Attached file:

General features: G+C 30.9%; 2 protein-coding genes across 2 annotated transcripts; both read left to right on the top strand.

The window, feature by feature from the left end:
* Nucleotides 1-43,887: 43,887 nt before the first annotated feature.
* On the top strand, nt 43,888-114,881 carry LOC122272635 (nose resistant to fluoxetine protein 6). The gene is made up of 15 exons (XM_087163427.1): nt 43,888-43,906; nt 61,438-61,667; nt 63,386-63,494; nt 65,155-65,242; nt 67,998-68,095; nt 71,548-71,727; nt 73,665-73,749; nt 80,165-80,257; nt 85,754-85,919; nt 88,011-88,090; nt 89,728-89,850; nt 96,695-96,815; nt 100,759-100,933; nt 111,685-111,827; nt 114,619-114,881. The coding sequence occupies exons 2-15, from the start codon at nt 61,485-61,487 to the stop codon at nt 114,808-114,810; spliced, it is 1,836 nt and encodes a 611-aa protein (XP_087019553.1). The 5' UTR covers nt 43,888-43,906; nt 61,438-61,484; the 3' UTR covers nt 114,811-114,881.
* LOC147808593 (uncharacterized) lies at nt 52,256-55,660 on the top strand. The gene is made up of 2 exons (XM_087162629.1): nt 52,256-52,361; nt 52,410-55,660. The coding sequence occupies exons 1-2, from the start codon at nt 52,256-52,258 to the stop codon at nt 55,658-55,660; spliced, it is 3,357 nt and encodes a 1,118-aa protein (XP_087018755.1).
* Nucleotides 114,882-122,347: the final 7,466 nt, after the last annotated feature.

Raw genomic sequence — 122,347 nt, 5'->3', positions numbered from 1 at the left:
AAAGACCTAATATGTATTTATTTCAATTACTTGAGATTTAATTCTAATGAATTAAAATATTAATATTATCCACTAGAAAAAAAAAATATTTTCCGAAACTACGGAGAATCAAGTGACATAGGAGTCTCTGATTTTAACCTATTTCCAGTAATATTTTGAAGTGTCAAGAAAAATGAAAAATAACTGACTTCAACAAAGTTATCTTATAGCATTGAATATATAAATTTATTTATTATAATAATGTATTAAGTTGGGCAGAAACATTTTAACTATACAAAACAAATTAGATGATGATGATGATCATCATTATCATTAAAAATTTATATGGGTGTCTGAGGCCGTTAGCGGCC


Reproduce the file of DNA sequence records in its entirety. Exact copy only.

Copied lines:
General features: G+C 30.9%; 2 protein-coding genes across 2 annotated transcripts; both read left to right on the top strand.

The window, feature by feature from the left end:
* Nucleotides 1-43,887: 43,887 nt before the first annotated feature.
* On the top strand, nt 43,888-114,881 carry LOC122272635 (nose resistant to fluoxetine protein 6). The gene is made up of 15 exons (XM_087163427.1): nt 43,888-43,906; nt 61,438-61,667; nt 63,386-63,494; nt 65,155-65,242; nt 67,998-68,095; nt 71,548-71,727; nt 73,665-73,749; nt 80,165-80,257; nt 85,754-85,919; nt 88,011-88,090; nt 89,728-89,850; nt 96,695-96,815; nt 100,759-100,933; nt 111,685-111,827; nt 114,619-114,881. The coding sequence occupies exons 2-15, from the start codon at nt 61,485-61,487 to the stop codon at nt 114,808-114,810; spliced, it is 1,836 nt and encodes a 611-aa protein (XP_087019553.1). The 5' UTR covers nt 43,888-43,906; nt 61,438-61,484; the 3' UTR covers nt 114,811-114,881.
* LOC147808593 (uncharacterized) lies at nt 52,256-55,660 on the top strand. The gene is made up of 2 exons (XM_087162629.1): nt 52,256-52,361; nt 52,410-55,660. The coding sequence occupies exons 1-2, from the start codon at nt 52,256-52,258 to the stop codon at nt 55,658-55,660; spliced, it is 3,357 nt and encodes a 1,118-aa protein (XP_087018755.1).
* Nucleotides 114,882-122,347: the final 7,466 nt, after the last annotated feature.

Raw genomic sequence — 122,347 nt, 5'->3', positions numbered from 1 at the left:
AAAGACCTAATATGTATTTATTTCAATTACTTGAGATTTAATTCTAATGAATTAAAATATTAATATTATCCACTAGAAAAAAAAAATATTTTCCGAAACTACGGAGAATCAAGTGACATAGGAGTCTCTGATTTTAACCTATTTCCAGTAATATTTTGAAGTGTCAAGAAAAATGAAAAATAACTGACTTCAACAAAGTTATCTTATAGCATTGAATATATAAATTTATTTATTATAATAATGTATTAAGTTGGGCAGAAACATTTTAACTATACAAAACAAATTAGATGATGATGATGATCATCATTATCATTAAAAATTTATATGGGTGTCTGAGGCCGTTAGCGGCC